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View Diary: The new economics of the power sector (78 comments)

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  •  I'm have trouble understanding this claim (0+ / 0-)

    ...In a country like Germany, new renewables now represent around 50% of the overall installed capacity, and more than 20% of the actual generation ...

    The chart you provided on German energy production showed renewables providing about 30% of actual production for only 3-4 hours a day.  I doubt that recalculates into 20% of actual energy production.

    That said, thanks for the interesting charts showing how PV solar power fits into the daytime base loads.

    Orly, it isn't evidence just because you downloaded it from the internet.

    by 6412093 on Mon Mar 25, 2013 at 01:59:55 PM PDT

    •  The daily chart (5+ / 0-)
      Recommended by:
      Sandino, Bronx59, melo, patbahn, BYw

      was just an exemple to show some dynamics - and it dates back from 2011 - there's been quite a bit more renewable energy capacity built in the meantime (something like 5 GW of wind and >10 GW of solar).

      In any case, you can find the detialed statistics for 2012 here:

      New renewable generation continued its remarkable growth in Germany in 2012, reaching nearly 115 TWh. Most growth has taken place since the country introduced a modern system of feed-in tariffs in the year 2000. New renewables now compares with the generation from hard coal and exceeds that from natural gas, nuclear, oil, and existing hydro.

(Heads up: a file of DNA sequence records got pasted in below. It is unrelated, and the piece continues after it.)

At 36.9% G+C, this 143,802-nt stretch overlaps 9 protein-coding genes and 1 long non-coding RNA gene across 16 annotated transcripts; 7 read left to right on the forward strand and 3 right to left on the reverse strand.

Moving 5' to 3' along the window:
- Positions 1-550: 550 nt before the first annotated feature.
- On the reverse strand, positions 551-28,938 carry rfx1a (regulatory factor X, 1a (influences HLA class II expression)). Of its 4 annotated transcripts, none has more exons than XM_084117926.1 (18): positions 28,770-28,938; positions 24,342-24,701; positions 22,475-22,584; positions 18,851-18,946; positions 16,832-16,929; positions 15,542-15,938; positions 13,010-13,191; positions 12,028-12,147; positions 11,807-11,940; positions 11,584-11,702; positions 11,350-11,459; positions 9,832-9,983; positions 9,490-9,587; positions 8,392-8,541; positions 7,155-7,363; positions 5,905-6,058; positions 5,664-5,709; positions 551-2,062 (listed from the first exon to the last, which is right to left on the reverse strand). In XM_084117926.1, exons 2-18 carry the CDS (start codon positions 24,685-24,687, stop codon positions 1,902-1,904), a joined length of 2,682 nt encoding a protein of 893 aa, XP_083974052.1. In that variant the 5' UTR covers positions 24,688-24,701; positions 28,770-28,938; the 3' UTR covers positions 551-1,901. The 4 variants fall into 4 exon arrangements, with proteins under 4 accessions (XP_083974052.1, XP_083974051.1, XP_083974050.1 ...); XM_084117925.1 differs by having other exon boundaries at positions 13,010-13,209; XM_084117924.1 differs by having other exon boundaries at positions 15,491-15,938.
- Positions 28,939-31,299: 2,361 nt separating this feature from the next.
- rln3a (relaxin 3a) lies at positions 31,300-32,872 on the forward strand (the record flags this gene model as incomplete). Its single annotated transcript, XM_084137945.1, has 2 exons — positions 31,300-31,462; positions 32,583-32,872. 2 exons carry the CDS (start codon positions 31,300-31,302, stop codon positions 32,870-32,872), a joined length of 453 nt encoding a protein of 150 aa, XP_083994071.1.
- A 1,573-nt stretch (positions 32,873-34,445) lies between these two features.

Solar photovoltaics (solar PV) continued its meteoric growth in 2012. Solar PV generated 29 TWh in 2012 or nearly 5% of total generation. Wind accounted for a little more than 7% of generation and biomass provided nearly 6% of generation.

      Renewable generation provided nearly 22% of total generation in 2012. Within a few years, renewables will account for one-fourth of all German electricity generation. New renewables accounted for nearly 19% of total German generation in 2012.

      So that's 7% wind, 6% biomass, 5% solar PV, plus 3% traditional hydro in 2012.
    •  look at the monthly chart (0+ / 0-)

      in the summer they are passing 50%.

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